Yesterday, Google announced an upcoming Gmail redesign. Here’s an overview:
As you can see, these aren’t cosmetic tweaks, but significant changes to Gmail’s structure. Where previously the app aspired to be a great email client, now its stated goal is to be “your new home for work.” This goal reflects three fundamental premises:
- Much of what many of us do for “work” consists of coordinating with and informing each other
- Most of these communications happen over digital channels (especially now that many of us are working “remotely”)
- Email is no longer the only (or even primary) channel for these communications
This redesign reframes Gmail, transforming it from an email client to a communications hub that integrates chat, video, email, and documents. As an article on The Next Web points out, such a transformation would make Gmail more competitive with Slack, which already integrates chat and video. (But not email.) Such a significant change in system goals requires radical changes to the system’s conceptual model and navigation structures. Evidence of both is visible in the video above. Inevitably, this results in greater complexity.
When Gmail launched, I was exhilarated by its simplicity and speed. At that point, I’d been using email for over a decade. Before Gmail, processing email required managing folders. Gmail’s primary innovations (for me, at least) were its powerful search engine and ample storage space. These capabilities liberated me from having to categorize email, making me more efficient.
Even so, Gmail’s conceptual model was familiar. I was still dealing with individual messages as the primary objects of interest. I could read these messages as threads. I could archive messages, reply to them, compose new ones. All of these actions and objects were available in prior email clients. The one major change: instead of offering folders as the primary organizing mechanism, Gmail provided tags.
Gmail’s conceptual model has remained relatively stable since then. A few new features (such as different inbox types) have complicated things a bit. But for the most part, users are still dealing with emails and threads at the core of the experience.
That changes with this new design. Now users will have to deal with several different object types. These object types have different organizing frameworks. (Including, intriguingly, “Rooms.”) Search will work across object types so that results can return both chats and emails. These sound like powerful features, but they ask that users keep a lot of stuff in mind.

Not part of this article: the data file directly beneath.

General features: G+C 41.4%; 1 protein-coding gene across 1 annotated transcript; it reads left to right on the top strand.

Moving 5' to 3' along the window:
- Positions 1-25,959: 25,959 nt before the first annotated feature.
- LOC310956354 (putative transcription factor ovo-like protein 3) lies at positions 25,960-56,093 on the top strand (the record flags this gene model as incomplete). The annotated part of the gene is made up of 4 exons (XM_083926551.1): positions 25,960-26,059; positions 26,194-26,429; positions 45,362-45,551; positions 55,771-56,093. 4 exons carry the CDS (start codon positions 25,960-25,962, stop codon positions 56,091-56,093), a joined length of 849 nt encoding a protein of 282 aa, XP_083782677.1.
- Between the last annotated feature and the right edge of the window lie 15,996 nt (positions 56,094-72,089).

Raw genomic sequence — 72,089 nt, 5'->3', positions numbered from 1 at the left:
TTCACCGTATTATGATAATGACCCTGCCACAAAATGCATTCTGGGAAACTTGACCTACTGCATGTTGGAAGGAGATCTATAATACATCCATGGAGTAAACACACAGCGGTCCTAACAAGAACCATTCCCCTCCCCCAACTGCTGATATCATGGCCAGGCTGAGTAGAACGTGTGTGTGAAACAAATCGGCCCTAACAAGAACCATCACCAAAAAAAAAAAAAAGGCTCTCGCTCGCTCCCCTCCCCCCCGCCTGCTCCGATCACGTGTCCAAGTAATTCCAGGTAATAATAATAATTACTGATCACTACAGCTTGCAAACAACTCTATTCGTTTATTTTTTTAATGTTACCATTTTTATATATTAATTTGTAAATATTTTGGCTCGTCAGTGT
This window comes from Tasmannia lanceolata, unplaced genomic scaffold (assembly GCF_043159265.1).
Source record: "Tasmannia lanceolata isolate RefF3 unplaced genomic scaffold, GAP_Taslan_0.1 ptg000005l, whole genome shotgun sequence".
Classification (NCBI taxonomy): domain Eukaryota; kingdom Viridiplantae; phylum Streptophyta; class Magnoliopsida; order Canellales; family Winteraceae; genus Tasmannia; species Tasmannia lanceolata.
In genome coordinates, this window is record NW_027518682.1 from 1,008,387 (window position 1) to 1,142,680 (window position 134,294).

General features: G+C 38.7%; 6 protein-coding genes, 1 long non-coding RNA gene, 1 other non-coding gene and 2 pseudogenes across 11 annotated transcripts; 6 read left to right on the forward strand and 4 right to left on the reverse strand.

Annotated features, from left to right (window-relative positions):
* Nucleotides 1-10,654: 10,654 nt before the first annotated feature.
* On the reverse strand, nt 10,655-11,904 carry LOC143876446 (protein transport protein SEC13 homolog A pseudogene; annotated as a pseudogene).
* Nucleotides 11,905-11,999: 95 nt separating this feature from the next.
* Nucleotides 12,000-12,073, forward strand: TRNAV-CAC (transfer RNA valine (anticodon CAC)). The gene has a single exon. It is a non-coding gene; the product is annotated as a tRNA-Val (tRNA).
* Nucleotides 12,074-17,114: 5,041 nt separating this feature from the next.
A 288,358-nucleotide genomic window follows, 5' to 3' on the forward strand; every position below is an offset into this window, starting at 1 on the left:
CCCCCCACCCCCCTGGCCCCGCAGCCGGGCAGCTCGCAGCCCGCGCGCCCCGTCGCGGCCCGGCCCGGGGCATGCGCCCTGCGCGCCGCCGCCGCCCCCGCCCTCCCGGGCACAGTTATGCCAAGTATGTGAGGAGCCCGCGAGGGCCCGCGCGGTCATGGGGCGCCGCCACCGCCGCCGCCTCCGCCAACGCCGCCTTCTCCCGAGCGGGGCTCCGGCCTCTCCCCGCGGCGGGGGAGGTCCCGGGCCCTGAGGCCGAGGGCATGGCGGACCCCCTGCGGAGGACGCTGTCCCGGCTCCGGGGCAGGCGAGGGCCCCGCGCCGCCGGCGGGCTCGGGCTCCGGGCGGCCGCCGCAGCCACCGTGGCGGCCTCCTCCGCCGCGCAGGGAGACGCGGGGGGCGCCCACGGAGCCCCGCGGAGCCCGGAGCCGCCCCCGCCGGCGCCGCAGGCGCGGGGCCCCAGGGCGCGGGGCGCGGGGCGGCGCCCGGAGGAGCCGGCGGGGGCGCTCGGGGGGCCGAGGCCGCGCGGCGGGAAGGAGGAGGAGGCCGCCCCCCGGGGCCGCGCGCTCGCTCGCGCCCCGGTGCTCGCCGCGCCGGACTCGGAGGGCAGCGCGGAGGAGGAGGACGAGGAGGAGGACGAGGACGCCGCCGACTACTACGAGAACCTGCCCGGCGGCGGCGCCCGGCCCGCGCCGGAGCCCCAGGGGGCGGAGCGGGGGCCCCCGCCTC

I’m a fan of the “small pieces loosely joined” approach exemplified by the UNIX operating system. Such a system provides functionality in small, single-purpose components. The system specifies mechanisms for those components to interoperate. This framework is powerful and resilient: users can assemble configurations of components that suit their particular needs and replace individual components as they see fit.
The new Gmail is the opposite: it aims to consolidate functions into a single system. I can see why Google would want to do this, from a competitive perspective. But as a user, I’d prefer a more modular approach that allows me to pick and choose components for each functionality and integrates them at a higher level.
For example, I expect to continue using Slack and Zoom after this Gmail redesign launches. I’d love for a system that would let me keep using the tools I prefer, but allow me to search across them so I can find my content regardless of where it’s stored. That’s the promise of OS-level search, such as Spotlight on the Mac. Alas, Spotlight can’t “see” inside some of these applications.
The Gmail redesign comes shortly after the release of HEY, a new email application that I’ve written about before. Both suggest that our understanding and use of email is evolving. However, I see them taking different approaches. Where HEY is tweaking the conceptual model to better fit with how we use email today, Gmail is changing it to acknowledge email is but one of several communication modalities — and for some people, increasingly not the primary one.